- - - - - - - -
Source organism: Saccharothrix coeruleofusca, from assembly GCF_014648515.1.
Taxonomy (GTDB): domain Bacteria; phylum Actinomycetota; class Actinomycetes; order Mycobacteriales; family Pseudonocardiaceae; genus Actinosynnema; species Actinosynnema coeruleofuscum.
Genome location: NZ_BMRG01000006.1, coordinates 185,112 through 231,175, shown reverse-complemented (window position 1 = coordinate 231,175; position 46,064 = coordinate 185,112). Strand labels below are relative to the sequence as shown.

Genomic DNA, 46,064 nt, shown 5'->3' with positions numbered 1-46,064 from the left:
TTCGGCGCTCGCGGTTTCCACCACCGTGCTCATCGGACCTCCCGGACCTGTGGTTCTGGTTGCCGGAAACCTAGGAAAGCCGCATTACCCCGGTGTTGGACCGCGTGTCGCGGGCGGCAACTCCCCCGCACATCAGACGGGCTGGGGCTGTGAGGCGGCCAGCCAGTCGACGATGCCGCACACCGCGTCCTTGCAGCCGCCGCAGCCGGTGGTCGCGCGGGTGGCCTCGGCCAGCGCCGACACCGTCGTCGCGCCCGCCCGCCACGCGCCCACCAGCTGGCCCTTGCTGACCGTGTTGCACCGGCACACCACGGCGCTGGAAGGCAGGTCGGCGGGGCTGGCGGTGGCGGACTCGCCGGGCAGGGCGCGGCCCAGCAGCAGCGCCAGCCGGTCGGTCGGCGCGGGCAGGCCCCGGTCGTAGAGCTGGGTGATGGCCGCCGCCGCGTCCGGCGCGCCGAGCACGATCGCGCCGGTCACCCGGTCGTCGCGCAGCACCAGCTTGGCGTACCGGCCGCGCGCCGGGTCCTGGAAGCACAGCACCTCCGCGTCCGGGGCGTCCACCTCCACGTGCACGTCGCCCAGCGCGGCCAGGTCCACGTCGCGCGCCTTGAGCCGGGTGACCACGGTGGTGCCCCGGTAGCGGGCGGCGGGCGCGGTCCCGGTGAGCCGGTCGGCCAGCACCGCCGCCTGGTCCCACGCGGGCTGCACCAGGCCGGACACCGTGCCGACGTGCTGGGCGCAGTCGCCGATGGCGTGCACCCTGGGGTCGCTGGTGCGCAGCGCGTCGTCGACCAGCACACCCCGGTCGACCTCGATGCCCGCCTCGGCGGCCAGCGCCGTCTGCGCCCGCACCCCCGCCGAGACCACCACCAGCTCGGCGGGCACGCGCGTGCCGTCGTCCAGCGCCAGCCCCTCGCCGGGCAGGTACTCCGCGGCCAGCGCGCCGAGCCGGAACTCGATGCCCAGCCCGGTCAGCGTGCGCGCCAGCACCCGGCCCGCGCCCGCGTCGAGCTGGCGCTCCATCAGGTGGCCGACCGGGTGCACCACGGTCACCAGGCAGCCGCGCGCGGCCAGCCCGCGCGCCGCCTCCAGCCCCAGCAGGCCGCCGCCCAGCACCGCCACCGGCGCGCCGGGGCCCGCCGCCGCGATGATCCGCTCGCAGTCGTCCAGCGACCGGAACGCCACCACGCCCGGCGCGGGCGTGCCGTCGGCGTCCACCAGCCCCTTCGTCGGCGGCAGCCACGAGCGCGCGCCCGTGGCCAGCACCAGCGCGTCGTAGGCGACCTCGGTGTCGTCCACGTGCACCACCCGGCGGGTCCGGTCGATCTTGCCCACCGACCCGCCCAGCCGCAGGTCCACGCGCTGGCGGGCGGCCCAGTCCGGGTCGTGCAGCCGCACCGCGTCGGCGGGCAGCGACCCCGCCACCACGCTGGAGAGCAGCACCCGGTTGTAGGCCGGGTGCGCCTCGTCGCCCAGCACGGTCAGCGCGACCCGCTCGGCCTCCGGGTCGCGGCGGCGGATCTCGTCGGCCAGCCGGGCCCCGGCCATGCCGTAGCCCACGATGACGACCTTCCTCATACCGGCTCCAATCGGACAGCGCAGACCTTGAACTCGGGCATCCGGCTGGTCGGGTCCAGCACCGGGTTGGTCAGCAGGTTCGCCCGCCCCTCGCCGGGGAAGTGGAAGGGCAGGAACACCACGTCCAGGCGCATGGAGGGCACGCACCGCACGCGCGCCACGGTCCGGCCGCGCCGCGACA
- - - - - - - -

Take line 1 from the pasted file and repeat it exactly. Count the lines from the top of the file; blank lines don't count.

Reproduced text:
Source organism: Saccharothrix coeruleofusca, from assembly GCF_014648515.1.